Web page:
That car on the side of the road is probably just waiting for us to bike by to kidnap us or run us over
If the wind blew me off the side of that cliff I'd probably break my legs and drownSo you can imagine that I was less than thrilled when I found out that we would be going camping for altitude training and that our sole physical activity would be cycling. When the travel day came around I sucked it up, loaded my bike into the truck and vowed not to cry. I also told myself I was going to try my hardest to be more positive which for me meant saying things like "At least it's not that windy today" and "Looks like there isn't much traffic" while I was really thinking "Don't panic, don't panic, don't panic" and "Oh my God that camper van is totally going to hit us, this is the end." I think that by being (slightly, I still complained more than I should have) more positive I was able to almost trick myself into believing that everything was going to be OK and eliminate any panic attacks (although I was wearing a heart rate monitor and my heart was racing before starting the first bike).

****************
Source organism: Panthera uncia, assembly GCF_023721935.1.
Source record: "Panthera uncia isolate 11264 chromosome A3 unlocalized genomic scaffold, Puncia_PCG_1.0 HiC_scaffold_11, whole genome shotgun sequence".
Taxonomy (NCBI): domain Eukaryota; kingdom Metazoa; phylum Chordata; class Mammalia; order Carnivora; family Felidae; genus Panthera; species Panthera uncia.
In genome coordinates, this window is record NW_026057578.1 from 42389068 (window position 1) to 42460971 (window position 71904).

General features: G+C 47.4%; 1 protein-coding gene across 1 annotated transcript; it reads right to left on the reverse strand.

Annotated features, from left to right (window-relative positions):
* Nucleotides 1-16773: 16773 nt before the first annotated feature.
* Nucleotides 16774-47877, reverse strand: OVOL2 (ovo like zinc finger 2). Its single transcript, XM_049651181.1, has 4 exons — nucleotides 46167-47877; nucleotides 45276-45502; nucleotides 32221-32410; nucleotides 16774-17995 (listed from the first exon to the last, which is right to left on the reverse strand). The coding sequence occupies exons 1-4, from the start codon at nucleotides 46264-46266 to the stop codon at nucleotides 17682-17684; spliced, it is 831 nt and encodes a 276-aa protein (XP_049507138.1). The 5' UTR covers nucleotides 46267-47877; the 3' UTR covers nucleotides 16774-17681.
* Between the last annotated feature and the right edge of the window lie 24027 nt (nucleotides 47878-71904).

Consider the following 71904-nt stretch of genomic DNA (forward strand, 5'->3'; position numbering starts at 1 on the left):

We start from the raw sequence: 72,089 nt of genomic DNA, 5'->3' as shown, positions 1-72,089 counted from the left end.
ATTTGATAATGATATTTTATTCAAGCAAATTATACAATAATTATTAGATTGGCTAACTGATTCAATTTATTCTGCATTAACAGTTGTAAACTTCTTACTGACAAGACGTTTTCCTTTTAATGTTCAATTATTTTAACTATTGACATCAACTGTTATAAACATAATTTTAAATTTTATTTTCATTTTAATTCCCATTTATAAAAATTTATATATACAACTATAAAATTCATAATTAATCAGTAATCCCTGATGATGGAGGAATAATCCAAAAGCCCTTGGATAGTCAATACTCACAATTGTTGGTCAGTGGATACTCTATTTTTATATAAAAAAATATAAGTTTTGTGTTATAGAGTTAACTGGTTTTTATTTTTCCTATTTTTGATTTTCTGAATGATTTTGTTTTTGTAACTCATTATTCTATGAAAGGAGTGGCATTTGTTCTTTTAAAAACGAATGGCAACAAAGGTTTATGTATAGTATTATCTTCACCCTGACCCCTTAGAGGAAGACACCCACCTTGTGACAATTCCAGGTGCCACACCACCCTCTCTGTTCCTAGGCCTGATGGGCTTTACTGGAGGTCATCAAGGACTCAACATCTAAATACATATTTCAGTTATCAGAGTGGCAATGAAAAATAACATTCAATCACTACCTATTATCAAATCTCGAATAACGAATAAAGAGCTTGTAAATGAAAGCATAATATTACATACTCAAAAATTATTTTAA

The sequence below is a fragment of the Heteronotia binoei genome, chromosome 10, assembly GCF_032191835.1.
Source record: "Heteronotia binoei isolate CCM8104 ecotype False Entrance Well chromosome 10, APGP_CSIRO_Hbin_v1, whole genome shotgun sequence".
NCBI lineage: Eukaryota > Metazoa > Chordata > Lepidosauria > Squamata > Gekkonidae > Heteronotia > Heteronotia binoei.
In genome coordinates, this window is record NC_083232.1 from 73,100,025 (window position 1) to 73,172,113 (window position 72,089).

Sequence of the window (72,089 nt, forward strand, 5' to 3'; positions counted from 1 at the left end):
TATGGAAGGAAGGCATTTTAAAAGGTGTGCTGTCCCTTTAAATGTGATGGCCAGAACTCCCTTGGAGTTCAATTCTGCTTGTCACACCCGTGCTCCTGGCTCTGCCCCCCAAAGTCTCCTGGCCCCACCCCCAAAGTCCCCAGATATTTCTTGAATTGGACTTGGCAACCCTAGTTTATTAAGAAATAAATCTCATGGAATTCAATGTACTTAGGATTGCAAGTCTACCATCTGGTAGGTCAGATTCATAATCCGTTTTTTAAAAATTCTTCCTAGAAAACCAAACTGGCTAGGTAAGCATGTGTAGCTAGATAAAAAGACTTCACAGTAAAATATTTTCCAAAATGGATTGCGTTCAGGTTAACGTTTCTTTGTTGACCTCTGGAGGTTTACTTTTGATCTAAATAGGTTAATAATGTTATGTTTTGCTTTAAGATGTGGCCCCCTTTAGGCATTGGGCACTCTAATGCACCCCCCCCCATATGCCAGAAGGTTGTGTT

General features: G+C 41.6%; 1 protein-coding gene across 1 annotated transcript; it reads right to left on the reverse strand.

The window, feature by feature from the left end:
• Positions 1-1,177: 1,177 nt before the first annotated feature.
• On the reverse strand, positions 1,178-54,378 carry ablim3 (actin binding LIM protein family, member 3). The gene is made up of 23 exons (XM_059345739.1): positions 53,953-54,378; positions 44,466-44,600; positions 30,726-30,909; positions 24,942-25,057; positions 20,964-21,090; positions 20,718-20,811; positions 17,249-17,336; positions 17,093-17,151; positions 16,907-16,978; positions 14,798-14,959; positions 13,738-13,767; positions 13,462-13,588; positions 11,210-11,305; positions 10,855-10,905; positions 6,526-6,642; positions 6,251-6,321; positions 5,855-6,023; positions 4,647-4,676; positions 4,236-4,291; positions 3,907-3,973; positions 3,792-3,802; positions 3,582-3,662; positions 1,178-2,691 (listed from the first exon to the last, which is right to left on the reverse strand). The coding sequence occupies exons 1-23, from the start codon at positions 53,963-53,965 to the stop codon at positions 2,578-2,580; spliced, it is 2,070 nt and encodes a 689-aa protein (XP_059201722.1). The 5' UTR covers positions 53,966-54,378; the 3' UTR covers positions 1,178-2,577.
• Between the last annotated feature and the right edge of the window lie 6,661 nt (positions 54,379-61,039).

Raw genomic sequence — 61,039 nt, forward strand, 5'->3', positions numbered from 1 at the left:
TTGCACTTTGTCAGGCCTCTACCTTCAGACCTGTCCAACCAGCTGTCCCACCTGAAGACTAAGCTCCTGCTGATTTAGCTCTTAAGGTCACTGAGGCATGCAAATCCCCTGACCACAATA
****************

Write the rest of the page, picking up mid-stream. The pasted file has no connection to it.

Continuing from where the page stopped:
Cycling may not be my favourite thing in the world but I have to admit that some of the sights we saw in Jasper while biking were almost as pretty as I was terrified.
|Pretty mountains and glaciers and stuff|
It was also refreshing to spend some time with teammates outside of the oval and to change up the training a bit. It was less nice that it rained and that I came home with a cold (in continuation of the most unhealthy summer of my life) but all in all it was a good team bonding experience and I managed to make it through five and a half hours of cycling without shedding a single tear which is probably a personal record. I'm going to try to take some of my newfound positivity and apply it to the slight rough patch I seem to be going through on ice because no one likes to be around the grumpy girl who might burst into tears at any moment.
|My poor biking partner who had to put up with my craziness, thanks Jordan!|